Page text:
It’s our first time here and knowing virtually nothing about the place, we were eager to learn more. How lucky we were, then, to have a small group of eight and a really great guide who was happy to share as much information as we could handle!
First impressions were great – warm smiles of welcome and happy greetings of “Good Morning Madam!” from everyone.
Going inside one of these buildings revealed more spectacular paintings on the ceilings
Based on the great Indian Mahabharata epic story, the paintings are finely detailed and we spent a while taking photos and listening to Coc’s commentary.
As we did so, we heard a bit of a hoohah outside – what was going on?
We’d already learned that today was Full Moon and here in Bali, that was of special significance as it marked the end of Galugan and here was a procession of villagers making their way to the sea for prayers and celebrations. As we drove through villages, we’d spotted the penjor outside each home and were intrigued by them. Though we tried all day to get a photo of one we were not that successful!
I asked Coc about these structures, wondering if they were each made by the householder or if they were bought, in the same way we’d buy a Christmas tree. He replied with a memorable statement, which said a great deal about life here in Bali, “They are homemade, Madam – it really doesn’t matter how they look, as long as they are made with love” – and of course, that statement was delivered with a wide smile.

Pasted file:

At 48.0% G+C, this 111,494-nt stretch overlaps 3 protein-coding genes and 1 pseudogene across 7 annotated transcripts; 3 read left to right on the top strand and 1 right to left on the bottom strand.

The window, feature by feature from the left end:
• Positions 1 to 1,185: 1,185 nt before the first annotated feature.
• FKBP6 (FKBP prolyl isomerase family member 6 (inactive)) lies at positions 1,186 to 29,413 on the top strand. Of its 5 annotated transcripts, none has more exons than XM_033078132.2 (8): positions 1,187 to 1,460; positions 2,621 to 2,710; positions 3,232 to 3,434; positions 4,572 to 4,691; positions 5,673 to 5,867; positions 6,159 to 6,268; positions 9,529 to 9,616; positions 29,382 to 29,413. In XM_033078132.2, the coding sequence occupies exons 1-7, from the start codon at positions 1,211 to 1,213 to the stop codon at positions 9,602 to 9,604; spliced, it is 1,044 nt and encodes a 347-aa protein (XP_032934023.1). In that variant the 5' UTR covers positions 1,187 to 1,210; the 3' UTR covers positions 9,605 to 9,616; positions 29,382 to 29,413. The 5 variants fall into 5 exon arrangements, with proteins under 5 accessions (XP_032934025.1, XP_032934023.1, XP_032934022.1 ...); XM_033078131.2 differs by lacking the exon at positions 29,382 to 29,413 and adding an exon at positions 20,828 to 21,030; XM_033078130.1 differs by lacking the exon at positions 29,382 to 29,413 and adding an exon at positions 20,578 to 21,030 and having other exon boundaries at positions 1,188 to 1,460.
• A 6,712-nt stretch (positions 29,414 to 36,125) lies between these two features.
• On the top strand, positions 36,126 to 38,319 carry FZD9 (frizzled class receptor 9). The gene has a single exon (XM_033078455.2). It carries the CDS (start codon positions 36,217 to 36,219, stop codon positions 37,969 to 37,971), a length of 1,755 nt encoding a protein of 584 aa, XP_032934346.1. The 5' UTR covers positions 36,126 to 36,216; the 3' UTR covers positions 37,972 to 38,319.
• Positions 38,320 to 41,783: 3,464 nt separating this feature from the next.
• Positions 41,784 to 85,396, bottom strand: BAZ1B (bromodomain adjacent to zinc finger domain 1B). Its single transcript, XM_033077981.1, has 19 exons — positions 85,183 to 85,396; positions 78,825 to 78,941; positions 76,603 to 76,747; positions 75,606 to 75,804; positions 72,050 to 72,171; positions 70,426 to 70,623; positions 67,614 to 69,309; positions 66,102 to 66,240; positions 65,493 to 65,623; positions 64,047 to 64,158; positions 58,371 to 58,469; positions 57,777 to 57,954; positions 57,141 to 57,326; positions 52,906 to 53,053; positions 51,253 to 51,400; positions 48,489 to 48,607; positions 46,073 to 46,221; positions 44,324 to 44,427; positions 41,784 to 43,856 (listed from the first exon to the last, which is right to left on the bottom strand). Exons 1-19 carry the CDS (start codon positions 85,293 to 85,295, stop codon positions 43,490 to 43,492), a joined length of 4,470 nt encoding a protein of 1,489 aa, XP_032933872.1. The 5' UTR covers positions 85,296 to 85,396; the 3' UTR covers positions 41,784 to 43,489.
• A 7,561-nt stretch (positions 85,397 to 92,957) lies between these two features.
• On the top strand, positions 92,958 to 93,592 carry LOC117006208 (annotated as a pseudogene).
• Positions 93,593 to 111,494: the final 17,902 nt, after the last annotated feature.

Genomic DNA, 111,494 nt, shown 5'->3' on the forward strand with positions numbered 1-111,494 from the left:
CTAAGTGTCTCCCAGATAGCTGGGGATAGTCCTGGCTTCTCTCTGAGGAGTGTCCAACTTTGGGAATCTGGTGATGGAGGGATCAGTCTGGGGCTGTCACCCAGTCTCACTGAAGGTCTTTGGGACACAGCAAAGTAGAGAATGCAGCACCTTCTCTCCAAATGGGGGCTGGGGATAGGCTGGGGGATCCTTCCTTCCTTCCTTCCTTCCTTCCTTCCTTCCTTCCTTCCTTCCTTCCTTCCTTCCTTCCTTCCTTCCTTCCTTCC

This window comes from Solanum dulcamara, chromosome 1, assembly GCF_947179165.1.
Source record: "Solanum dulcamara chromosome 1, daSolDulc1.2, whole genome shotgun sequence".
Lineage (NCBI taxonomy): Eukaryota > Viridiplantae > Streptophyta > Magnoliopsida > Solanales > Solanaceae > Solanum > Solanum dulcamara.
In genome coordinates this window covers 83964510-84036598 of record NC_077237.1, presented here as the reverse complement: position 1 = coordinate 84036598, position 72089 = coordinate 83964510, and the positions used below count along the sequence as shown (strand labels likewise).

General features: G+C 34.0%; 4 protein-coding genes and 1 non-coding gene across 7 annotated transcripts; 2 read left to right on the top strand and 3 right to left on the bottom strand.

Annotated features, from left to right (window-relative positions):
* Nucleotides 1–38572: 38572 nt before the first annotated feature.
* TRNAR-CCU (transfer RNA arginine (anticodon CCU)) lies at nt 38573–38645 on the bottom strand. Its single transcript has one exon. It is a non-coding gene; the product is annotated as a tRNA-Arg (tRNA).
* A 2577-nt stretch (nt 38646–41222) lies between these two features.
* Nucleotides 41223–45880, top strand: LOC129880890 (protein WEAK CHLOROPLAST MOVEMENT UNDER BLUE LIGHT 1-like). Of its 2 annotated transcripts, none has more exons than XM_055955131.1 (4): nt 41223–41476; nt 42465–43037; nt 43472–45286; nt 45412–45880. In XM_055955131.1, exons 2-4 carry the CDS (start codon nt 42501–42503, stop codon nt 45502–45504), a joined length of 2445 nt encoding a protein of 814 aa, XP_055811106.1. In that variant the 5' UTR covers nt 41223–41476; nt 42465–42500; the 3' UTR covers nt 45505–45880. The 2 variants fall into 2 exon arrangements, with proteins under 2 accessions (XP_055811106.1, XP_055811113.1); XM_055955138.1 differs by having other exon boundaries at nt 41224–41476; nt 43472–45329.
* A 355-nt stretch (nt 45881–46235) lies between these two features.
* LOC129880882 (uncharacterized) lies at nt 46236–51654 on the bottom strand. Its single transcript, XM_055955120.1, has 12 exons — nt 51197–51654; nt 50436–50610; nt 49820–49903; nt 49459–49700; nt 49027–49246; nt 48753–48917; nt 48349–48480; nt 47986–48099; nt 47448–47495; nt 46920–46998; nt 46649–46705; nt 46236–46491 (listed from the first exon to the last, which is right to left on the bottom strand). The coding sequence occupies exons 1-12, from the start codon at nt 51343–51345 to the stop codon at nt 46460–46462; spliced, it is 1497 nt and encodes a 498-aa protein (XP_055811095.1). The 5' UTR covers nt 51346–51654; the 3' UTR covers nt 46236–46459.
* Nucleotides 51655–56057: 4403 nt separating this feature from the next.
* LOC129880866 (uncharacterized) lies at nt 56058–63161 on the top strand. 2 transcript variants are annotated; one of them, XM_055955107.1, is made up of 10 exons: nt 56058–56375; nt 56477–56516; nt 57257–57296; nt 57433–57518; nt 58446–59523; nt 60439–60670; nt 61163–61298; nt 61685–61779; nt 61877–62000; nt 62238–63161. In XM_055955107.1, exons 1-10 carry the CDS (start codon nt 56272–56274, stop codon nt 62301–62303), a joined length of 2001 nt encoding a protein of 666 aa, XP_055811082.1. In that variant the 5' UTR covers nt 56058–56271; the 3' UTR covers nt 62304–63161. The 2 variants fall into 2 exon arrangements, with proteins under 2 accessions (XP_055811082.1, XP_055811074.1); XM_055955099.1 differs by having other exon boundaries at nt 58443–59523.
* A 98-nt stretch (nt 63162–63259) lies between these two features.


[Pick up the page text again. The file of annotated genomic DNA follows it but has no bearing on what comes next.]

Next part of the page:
The Kertha Gosa is situated on a busy street corner, with a traffic roundabout right there in the middle. With red, yellow, white and black shrines to the four main points of the compass, women were bringing offerings the whole time we were there. Having seen these offerings there in the Kertha Gosa, we began to notice them everywhere
Once again, Coc’s words were in my ear: “made with love”.
We loved looking around this place and there would have been sufficient patterns, designs and motifs on one single pillar to keep me occupied for months. How about this one?
But it was time to move on.
Next stop, the Kehen Temple at Bangli.
Here were more mossy stones, fascinating little temples within the larger compound and no-one but us and a couple of others here.
Brightly coloured ceilings made venturing that bit further into the complex well worthwhile
and the odd, incongruous lightbulb stood out rather!
Once again, I loved finding the small details,
and admiring the handiwork of the people who left their offerings at each of the small shrines.
The ants were finding these very attractive, too!
We loved the huge, old banyan tree, too large to fit into one photograph!
Stepping carefully over the little offering on the pathway out of the temple, it was time to move on to our next stop, which I’ll continue in the next post.